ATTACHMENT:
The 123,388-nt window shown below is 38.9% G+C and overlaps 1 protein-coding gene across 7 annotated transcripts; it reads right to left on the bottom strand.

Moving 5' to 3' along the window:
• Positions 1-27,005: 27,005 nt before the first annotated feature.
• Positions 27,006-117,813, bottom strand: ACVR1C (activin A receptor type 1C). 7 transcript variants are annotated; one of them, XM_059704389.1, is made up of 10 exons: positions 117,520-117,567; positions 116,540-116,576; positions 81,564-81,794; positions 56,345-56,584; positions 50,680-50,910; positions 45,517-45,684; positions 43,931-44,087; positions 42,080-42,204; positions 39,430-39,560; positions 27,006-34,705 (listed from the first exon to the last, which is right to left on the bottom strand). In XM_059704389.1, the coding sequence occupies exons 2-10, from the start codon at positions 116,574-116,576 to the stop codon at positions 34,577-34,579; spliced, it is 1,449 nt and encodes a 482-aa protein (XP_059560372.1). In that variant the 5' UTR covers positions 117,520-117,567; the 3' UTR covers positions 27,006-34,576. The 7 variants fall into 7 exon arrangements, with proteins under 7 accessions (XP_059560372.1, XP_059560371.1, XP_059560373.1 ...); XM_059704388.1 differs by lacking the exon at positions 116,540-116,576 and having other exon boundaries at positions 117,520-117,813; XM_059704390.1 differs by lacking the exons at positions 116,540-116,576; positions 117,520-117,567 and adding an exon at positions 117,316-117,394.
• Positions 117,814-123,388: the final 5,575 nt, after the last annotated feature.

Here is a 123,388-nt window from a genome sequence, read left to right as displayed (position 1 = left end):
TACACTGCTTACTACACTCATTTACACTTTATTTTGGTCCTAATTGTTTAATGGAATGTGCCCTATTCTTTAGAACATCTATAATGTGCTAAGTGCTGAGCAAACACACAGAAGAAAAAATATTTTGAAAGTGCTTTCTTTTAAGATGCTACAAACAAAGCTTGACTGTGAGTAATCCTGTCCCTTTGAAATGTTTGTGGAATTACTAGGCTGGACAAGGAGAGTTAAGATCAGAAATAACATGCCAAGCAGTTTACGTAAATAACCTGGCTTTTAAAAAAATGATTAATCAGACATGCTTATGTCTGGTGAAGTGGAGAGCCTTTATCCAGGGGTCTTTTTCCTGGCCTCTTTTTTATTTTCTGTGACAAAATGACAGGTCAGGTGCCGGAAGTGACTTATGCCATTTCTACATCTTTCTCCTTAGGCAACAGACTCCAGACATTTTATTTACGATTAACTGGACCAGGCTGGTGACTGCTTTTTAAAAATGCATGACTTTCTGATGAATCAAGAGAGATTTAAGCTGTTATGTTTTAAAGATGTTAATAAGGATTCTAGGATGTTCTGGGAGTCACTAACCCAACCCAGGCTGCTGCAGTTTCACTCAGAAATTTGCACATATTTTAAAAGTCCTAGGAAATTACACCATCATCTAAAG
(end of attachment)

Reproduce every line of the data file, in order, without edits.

The 123,388-nt window shown below is 38.9% G+C and overlaps 1 protein-coding gene across 7 annotated transcripts; it reads right to left on the bottom strand.

Moving 5' to 3' along the window:
• Positions 1-27,005: 27,005 nt before the first annotated feature.
• Positions 27,006-117,813, bottom strand: ACVR1C (activin A receptor type 1C). 7 transcript variants are annotated; one of them, XM_059704389.1, is made up of 10 exons: positions 117,520-117,567; positions 116,540-116,576; positions 81,564-81,794; positions 56,345-56,584; positions 50,680-50,910; positions 45,517-45,684; positions 43,931-44,087; positions 42,080-42,204; positions 39,430-39,560; positions 27,006-34,705 (listed from the first exon to the last, which is right to left on the bottom strand). In XM_059704389.1, the coding sequence occupies exons 2-10, from the start codon at positions 116,574-116,576 to the stop codon at positions 34,577-34,579; spliced, it is 1,449 nt and encodes a 482-aa protein (XP_059560372.1). In that variant the 5' UTR covers positions 117,520-117,567; the 3' UTR covers positions 27,006-34,576. The 7 variants fall into 7 exon arrangements, with proteins under 7 accessions (XP_059560372.1, XP_059560371.1, XP_059560373.1 ...); XM_059704388.1 differs by lacking the exon at positions 116,540-116,576 and having other exon boundaries at positions 117,520-117,813; XM_059704390.1 differs by lacking the exons at positions 116,540-116,576; positions 117,520-117,567 and adding an exon at positions 117,316-117,394.
• Positions 117,814-123,388: the final 5,575 nt, after the last annotated feature.

Here is a 123,388-nt window from a genome sequence, read left to right as displayed (position 1 = left end):
TACACTGCTTACTACACTCATTTACACTTTATTTTGGTCCTAATTGTTTAATGGAATGTGCCCTATTCTTTAGAACATCTATAATGTGCTAAGTGCTGAGCAAACACACAGAAGAAAAAATATTTTGAAAGTGCTTTCTTTTAAGATGCTACAAACAAAGCTTGACTGTGAGTAATCCTGTCCCTTTGAAATGTTTGTGGAATTACTAGGCTGGACAAGGAGAGTTAAGATCAGAAATAACATGCCAAGCAGTTTACGTAAATAACCTGGCTTTTAAAAAAATGATTAATCAGACATGCTTATGTCTGGTGAAGTGGAGAGCCTTTATCCAGGGGTCTTTTTCCTGGCCTCTTTTTTATTTTCTGTGACAAAATGACAGGTCAGGTGCCGGAAGTGACTTATGCCATTTCTACATCTTTCTCCTTAGGCAACAGACTCCAGACATTTTATTTACGATTAACTGGACCAGGCTGGTGACTGCTTTTTAAAAATGCATGACTTTCTGATGAATCAAGAGAGATTTAAGCTGTTATGTTTTAAAGATGTTAATAAGGATTCTAGGATGTTCTGGGAGTCACTAACCCAACCCAGGCTGCTGCAGTTTCACTCAGAAATTTGCACATATTTTAAAAGTCCTAGGAAATTACACCATCATCTAAAG